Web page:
Investors in white hats and armed with $20 million in equity financing rode in at the 11th-hour Tuesday to save ailing online health company drkoop.com Inc. from certain collapse.
The investors — including Prime Ventures, JF Shea Ventures, Cramer-Rosenthal-McGlynn Inc., and RMC Capital — came through with the financing mere hours after Monday’s announcement that the company had run out of cash and that securities regulators are conducting an informal investigation into whether it violated securities laws.
The investor group has already invested $3.5 million as part of this round of financing. drkoop
said the financing was offered solely to accredited investors in a private placement of convertible preferred stock, which is convertible into shares of common stock at 35 cents per share. The newly issued shares will be restricted securities and not freely tradable. drkoop said it is not obligated to register the securities until May 2001.
The financing could be increased to as much as $27.5 million if outstanding overallotment options with identified investors are exercised.
The investors will install a new management team led by Richard Rosenblatt. Rosenblatt was co-founder, chairman and chief executive officer of iMALL Inc. until [email protected] acquired the company in 1999 for $565 million. He went on to serve as [email protected]’s senior vice president of E-Business Services. While Rosenblatt steps in as chief executive officer of drkoop, Edward A. Cespedes will step in as president and Stephen Plutsky will take over the role of chief financial officer. The three currently lead Prime Ventures LLC.
The Placement Agent and investors also have the right to designate up to four new directors. drkoop said Chairman Dr. C. Everett Koop will continue in his role, and Donald Hackett will remain a director as well. Rosenblatt will also take a seat on the board. The rest of the new directors will be elected once a mandatory notice to stockholders is prepared and mailed.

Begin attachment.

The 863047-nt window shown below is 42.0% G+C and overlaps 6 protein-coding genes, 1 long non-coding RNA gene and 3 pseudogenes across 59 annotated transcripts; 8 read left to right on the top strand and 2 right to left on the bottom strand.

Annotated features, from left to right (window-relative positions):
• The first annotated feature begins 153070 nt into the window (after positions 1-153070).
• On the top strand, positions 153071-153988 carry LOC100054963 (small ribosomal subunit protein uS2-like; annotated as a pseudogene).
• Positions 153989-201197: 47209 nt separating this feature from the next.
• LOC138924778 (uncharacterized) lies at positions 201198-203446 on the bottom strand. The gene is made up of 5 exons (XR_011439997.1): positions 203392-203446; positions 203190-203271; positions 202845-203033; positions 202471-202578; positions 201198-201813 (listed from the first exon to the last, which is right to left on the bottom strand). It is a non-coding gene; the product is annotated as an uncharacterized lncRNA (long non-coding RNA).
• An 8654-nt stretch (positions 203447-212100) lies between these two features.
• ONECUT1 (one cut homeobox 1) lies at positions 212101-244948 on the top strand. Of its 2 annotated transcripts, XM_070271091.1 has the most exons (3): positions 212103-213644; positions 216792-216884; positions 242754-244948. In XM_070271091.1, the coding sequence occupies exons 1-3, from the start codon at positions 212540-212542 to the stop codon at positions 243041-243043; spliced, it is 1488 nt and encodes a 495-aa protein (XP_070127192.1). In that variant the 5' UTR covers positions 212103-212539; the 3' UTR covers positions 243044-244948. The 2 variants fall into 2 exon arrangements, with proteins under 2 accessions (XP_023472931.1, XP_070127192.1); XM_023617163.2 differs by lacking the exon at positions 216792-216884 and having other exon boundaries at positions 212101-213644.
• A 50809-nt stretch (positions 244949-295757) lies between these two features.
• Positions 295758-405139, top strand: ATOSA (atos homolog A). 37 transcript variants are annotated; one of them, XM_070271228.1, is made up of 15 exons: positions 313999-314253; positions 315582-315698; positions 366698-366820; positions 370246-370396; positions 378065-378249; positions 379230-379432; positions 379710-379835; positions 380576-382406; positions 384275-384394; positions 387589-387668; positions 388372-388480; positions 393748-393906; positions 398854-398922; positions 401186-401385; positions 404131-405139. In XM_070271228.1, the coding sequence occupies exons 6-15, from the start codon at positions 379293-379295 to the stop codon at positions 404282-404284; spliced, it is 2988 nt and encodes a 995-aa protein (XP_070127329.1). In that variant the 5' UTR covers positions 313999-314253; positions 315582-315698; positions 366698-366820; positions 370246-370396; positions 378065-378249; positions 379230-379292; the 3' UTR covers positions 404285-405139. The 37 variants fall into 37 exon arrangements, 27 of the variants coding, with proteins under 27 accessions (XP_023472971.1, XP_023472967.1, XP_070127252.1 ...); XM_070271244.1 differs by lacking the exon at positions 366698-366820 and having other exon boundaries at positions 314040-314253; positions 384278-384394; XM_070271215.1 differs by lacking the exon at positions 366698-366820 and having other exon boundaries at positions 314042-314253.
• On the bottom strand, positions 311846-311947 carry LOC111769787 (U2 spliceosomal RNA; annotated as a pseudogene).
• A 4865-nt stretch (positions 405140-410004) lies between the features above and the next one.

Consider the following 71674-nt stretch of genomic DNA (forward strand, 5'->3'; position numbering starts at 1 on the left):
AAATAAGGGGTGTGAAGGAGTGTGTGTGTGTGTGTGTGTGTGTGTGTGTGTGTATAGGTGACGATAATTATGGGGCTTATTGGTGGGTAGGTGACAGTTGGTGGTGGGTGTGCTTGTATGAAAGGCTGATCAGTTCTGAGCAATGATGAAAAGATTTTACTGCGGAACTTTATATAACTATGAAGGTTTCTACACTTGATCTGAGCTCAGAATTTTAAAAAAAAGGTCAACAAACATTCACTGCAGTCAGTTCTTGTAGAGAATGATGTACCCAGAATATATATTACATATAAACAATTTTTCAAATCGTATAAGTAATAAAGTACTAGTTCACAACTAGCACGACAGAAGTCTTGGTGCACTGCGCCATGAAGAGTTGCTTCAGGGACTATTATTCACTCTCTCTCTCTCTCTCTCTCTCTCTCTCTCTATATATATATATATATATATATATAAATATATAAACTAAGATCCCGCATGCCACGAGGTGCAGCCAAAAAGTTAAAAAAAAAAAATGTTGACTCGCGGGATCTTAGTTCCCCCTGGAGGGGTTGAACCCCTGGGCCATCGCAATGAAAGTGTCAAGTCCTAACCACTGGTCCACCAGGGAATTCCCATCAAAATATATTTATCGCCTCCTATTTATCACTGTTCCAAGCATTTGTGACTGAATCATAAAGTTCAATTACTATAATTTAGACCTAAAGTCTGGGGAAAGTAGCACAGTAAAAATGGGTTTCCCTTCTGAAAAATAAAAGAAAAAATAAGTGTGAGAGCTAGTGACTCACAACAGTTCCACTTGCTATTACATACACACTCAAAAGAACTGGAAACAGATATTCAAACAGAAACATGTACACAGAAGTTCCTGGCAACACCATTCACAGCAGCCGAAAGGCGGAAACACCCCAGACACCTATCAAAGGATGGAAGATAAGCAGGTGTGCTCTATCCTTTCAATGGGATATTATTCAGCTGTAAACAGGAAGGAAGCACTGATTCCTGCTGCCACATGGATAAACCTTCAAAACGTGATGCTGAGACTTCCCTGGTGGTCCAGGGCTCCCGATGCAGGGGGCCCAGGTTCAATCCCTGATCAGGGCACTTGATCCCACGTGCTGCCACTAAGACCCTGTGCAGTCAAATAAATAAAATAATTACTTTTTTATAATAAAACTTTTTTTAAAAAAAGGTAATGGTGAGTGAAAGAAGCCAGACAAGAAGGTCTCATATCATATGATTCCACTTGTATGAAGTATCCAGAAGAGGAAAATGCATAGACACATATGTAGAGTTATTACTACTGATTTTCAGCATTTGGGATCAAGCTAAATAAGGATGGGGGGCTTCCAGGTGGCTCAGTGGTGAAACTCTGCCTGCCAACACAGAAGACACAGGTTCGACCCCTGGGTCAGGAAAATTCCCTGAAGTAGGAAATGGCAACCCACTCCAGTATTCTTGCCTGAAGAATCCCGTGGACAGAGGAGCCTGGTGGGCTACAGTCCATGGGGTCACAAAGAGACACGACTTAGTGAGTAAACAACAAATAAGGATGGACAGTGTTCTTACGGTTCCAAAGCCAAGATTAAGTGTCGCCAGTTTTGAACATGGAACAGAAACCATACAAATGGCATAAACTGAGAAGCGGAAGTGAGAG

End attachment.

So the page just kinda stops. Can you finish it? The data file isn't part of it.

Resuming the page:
It has been a long road for drkoop.com. The company hit its all-time high of $45.75 in July 1999 following its June 8, 1999 IPO at $9 per share. By the end of Sept. 1999, the company announced that it had burned through more than a quarter of the $88.5 million war chest raised in its IPO and its revenues were less than $3 million. A number of poorly structured content deals hurt the company further. Then, in Feb. 2000, a number of executives added fuel to the fire by selling off part of their holdings.
By July, the stock was trading at a little over $1 a share. That was when the class action law suits started rolling in — seven to date as far as the company is aware. The suits allege that company officials — including Dr. Koop and certain present and prior directors and officers — concealed doubts expressed by auditors that the company could continue as a going concern. The suits also allege that insiders aware of the doubt rid themselves of their holdings before the stock price plummeted.
After market close Monday, the company disclosed in a Form 10-Q filing that the Securities and Exchange Commission is investigating the allegations. The SEC has requested that the company voluntarily provide information regarding the events. The company said it will defend itself against the allegations and added that the SEC’s information request should not be construed as an indication by the SEC that any violation of federal securities law has occurred.
In the 10-Q filing, the drkoop revealed that its net loss for the three months that ended on June 30 was $40.56 million, up from $17.68 million for the same period in 1999. Meanwhile revenue increased to $2.52 million from $1.01 million. Those figures were in line with the company’s expectations last week.